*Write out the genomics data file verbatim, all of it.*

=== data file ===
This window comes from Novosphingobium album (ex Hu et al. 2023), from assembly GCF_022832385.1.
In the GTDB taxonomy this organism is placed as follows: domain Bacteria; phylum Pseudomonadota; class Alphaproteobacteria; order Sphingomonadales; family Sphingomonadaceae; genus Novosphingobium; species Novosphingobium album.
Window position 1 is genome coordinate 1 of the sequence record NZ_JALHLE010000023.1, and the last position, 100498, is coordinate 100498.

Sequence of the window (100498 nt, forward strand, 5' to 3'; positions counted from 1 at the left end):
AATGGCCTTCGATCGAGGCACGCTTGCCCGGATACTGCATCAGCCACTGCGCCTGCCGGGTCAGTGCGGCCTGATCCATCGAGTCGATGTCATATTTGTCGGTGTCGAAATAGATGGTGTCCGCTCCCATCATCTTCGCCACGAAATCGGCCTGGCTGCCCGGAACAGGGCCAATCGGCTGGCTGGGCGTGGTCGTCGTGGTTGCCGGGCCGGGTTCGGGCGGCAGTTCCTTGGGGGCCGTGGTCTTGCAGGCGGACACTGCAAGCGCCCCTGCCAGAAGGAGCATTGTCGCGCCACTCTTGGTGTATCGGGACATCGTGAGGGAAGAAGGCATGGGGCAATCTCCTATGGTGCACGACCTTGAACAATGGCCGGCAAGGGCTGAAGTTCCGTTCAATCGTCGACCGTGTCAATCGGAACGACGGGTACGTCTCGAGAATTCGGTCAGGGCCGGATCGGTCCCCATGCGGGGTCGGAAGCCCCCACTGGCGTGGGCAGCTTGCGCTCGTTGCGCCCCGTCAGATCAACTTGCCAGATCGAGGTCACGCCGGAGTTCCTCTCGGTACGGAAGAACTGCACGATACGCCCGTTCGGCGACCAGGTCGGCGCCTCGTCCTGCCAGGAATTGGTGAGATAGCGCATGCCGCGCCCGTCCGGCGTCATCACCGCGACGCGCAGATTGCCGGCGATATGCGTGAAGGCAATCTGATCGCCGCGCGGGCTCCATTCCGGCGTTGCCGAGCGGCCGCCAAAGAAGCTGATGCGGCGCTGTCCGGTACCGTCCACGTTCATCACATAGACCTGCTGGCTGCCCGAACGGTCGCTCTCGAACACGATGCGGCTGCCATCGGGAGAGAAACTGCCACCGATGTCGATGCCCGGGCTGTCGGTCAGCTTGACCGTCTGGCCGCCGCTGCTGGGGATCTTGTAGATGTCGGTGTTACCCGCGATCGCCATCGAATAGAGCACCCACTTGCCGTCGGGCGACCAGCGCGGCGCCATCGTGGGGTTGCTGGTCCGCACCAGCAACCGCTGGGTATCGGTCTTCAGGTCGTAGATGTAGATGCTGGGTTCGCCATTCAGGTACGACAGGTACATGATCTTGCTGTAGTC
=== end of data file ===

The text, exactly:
This window comes from Novosphingobium album (ex Hu et al. 2023), from assembly GCF_022832385.1.
In the GTDB taxonomy this organism is placed as follows: domain Bacteria; phylum Pseudomonadota; class Alphaproteobacteria; order Sphingomonadales; family Sphingomonadaceae; genus Novosphingobium; species Novosphingobium album.
Window position 1 is genome coordinate 1 of the sequence record NZ_JALHLE010000023.1, and the last position, 100498, is coordinate 100498.

Sequence of the window (100498 nt, forward strand, 5' to 3'; positions counted from 1 at the left end):
AATGGCCTTCGATCGAGGCACGCTTGCCCGGATACTGCATCAGCCACTGCGCCTGCCGGGTCAGTGCGGCCTGATCCATCGAGTCGATGTCATATTTGTCGGTGTCGAAATAGATGGTGTCCGCTCCCATCATCTTCGCCACGAAATCGGCCTGGCTGCCCGGAACAGGGCCAATCGGCTGGCTGGGCGTGGTCGTCGTGGTTGCCGGGCCGGGTTCGGGCGGCAGTTCCTTGGGGGCCGTGGTCTTGCAGGCGGACACTGCAAGCGCCCCTGCCAGAAGGAGCATTGTCGCGCCACTCTTGGTGTATCGGGACATCGTGAGGGAAGAAGGCATGGGGCAATCTCCTATGGTGCACGACCTTGAACAATGGCCGGCAAGGGCTGAAGTTCCGTTCAATCGTCGACCGTGTCAATCGGAACGACGGGTACGTCTCGAGAATTCGGTCAGGGCCGGATCGGTCCCCATGCGGGGTCGGAAGCCCCCACTGGCGTGGGCAGCTTGCGCTCGTTGCGCCCCGTCAGATCAACTTGCCAGATCGAGGTCACGCCGGAGTTCCTCTCGGTACGGAAGAACTGCACGATACGCCCGTTCGGCGACCAGGTCGGCGCCTCGTCCTGCCAGGAATTGGTGAGATAGCGCATGCCGCGCCCGTCCGGCGTCATCACCGCGACGCGCAGATTGCCGGCGATATGCGTGAAGGCAATCTGATCGCCGCGCGGGCTCCATTCCGGCGTTGCCGAGCGGCCGCCAAAGAAGCTGATGCGGCGCTGTCCGGTACCGTCCACGTTCATCACATAGACCTGCTGGCTGCCCGAACGGTCGCTCTCGAACACGATGCGGCTGCCATCGGGAGAGAAACTGCCACCGATGTCGATGCCCGGGCTGTCGGTCAGCTTGACCGTCTGGCCGCCGCTGCTGGGGATCTTGTAGATGTCGGTGTTACCCGCGATCGCCATCGAATAGAGCACCCACTTGCCGTCGGGCGACCAGCGCGGCGCCATCGTGGGGTTGCTGGTCCGCACCAGCAACCGCTGGGTATCGGTCTTCAGGTCGTAGATGTAGATGCTGGGTTCGCCATTCAGGTACGACAGGTACATGATCTTGCTGTAGTC